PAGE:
Ponder the sea gulls pecking for aromatic kitchen scraps among the flapping pages of the thousands of magazines that blanketed the country this year in weekly, monthly and seasonal waves, before bulldozers shoved them into ever-deepening strata in America's sanitary landfills.
Ponder, too, that millions and millions of brains nationwide have absorbed a year's worth of magazine content--brilliant, mediocre and inane.
Now, before that information decomposes, let's try to scavenge what we can from another extraordinary year in magazinedom. Here, in no particular order--and with a thousand exclusions for every mention--are a few highlights:
Most Improved: Mother Jones, the old '60s radical, revivified itself by simply returning to the revolutionary notion that good reporting tells both sides of a story. Suddenly MoJo reporters are revealing that, "Hey, not all pro-abortion protesters are crazy; not all pro-choice types are saints," and "Hey, not all academic feminists put their students' futures first!"
The magazine remains true to its progressive roots. But it has abandoned the propagandistic bent that undermined reader interest. As a result, the old gadfly has become an extremely lively forum for ongoing debate among readers and contributors.
Most Conflicted: As part of a devastatingly biting satire of the New Yorker on its first anniversary under Tina Brown, Spy magazine produced a spurious quote, in which the most famous editor in the world compared her tenure at America's snootiest magazine to transforming an abandoned 14th-Century church into "one of the most elegant mini-malls in Britain."
It's interesting that the Spy issue--with a \o7 faux \f7 topless, cupcake-shielded Brown on the cover--arrived the same month that the New Yorker published Janet Malcolm's extraordinary book-length look at poet Sylvia Plath.
Brown \o7 has \f7 made the magazine more crass, with articles so frothy they cause brain rot, cartoons of needless vulgarity, and a sad streak of Hollywood puffery. She has also published articles as fine as any it has ever printed, while making it more relevant and provocative. Some covers are brilliant and the cartoons are, overall, much funnier.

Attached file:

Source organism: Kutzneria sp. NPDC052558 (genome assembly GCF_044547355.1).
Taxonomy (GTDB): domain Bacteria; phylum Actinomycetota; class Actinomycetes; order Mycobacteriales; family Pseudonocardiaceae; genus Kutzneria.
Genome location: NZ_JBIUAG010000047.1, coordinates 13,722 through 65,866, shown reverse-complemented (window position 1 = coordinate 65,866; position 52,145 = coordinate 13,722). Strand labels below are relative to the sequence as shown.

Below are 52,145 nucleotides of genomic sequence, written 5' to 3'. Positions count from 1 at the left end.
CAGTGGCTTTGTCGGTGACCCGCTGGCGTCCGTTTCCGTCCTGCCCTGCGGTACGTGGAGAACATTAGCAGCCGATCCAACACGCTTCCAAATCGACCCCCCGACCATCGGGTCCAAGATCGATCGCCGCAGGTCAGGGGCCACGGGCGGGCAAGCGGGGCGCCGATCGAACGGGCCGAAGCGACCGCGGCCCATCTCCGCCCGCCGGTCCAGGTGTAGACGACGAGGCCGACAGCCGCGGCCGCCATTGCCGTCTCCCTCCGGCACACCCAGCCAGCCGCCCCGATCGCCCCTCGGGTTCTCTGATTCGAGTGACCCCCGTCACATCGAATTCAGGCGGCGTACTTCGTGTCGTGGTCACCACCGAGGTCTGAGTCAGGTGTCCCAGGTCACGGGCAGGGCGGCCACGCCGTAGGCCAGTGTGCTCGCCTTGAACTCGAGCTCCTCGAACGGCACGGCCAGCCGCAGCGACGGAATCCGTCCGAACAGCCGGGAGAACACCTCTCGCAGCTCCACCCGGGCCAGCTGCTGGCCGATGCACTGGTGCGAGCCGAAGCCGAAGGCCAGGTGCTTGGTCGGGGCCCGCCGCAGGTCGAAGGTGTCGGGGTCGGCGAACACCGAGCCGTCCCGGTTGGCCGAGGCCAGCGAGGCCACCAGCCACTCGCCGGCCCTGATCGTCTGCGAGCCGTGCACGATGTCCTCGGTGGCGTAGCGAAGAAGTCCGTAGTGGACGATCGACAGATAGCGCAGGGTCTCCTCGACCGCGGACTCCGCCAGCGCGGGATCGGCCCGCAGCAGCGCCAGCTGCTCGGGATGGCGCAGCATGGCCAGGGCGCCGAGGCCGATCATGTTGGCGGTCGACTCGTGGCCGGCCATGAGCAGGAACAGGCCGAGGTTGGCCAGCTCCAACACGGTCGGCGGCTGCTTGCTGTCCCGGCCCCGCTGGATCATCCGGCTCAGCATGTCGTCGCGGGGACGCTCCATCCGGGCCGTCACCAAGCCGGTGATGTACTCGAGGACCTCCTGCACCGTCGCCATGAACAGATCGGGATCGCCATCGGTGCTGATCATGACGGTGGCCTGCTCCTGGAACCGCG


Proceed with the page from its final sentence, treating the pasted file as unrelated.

Most Potential: Because both have fixated on upscale Westside readers, Buzz and Los Angeles magazines remain locked in combat for the imaginary title of Hottest 'Zine in Town. The result is that all too often each is far too trivial. Each also publishes the occasional gem. And Buzz, in particular, deserves credit for consistently taking swipes at the city's dominant media--although, as Los Angeles' editor recently pointed out, for the writer to do so anonymously is pretty gutless.
While neither magazine is perfect, if either goes belly up, Angelenos will find their journalistic pickings in magazines even slimmer than at this anorexic moment.
Best Issue: In a world where masthead hopping is as institutionalized as perfumed ad inserts, Terry McDonell's firing from Esquire got a lot of attention. The irony is, his best effort was already on its way to the printer. Esquire's "60th Anniversary Issue," with an stimulating array of essays and articles by everyone from Norman Mailer to Ice T, is a classic.
From the looks of the magazine's hilarious Dubious Achievement issue, which was nurtured during McDonell's reign, but features new editor Edward Kosner on the masthead, the transition will be a smooth one.
New on Newsstands: With the advertising economy apparently improving by degrees, a variety of upstart publications seem poised on the brink of survival. Among the more notable launches:
Family Life, like its young sibling Men's Journal, emerged as an upscale niche publication. Both already rival their parent Rolling Stone in quality and adventurousness. Forbes MediaCritic promises to keep a conservative watchdog eye on news hounds of every persuasion. National Times does a fine job of selecting and reprinting all variety of newspaper and magazine articles. Beer--The Magazine is geared to gourmets, not guzzlers.
And Bubba replaces Quayle Quarterly as a narrowly focused political satire. In this case, the targets are the President, "whose hair wouldn't look out of place at a Christian tractor pull," the First Lady, and the State of Arkansas, where folks "think thirtysomething is how many beers $15 will buy."
Ongoing Achievement: The New Republic continues to shake things up like no other journal--from its smart critique of the Clinton Administration's "politics of meaning" blather to an analysis of the "diversity industry," in which woefully overpaid consultants presume to solve corporations' multicultural problems. The Nation never lets up in nipping at the heels of entrenched economic fat-catism and fatheadedness in government. Heterodoxy remains unflagging in its ability to make the politically correct writhe and twitch in rage.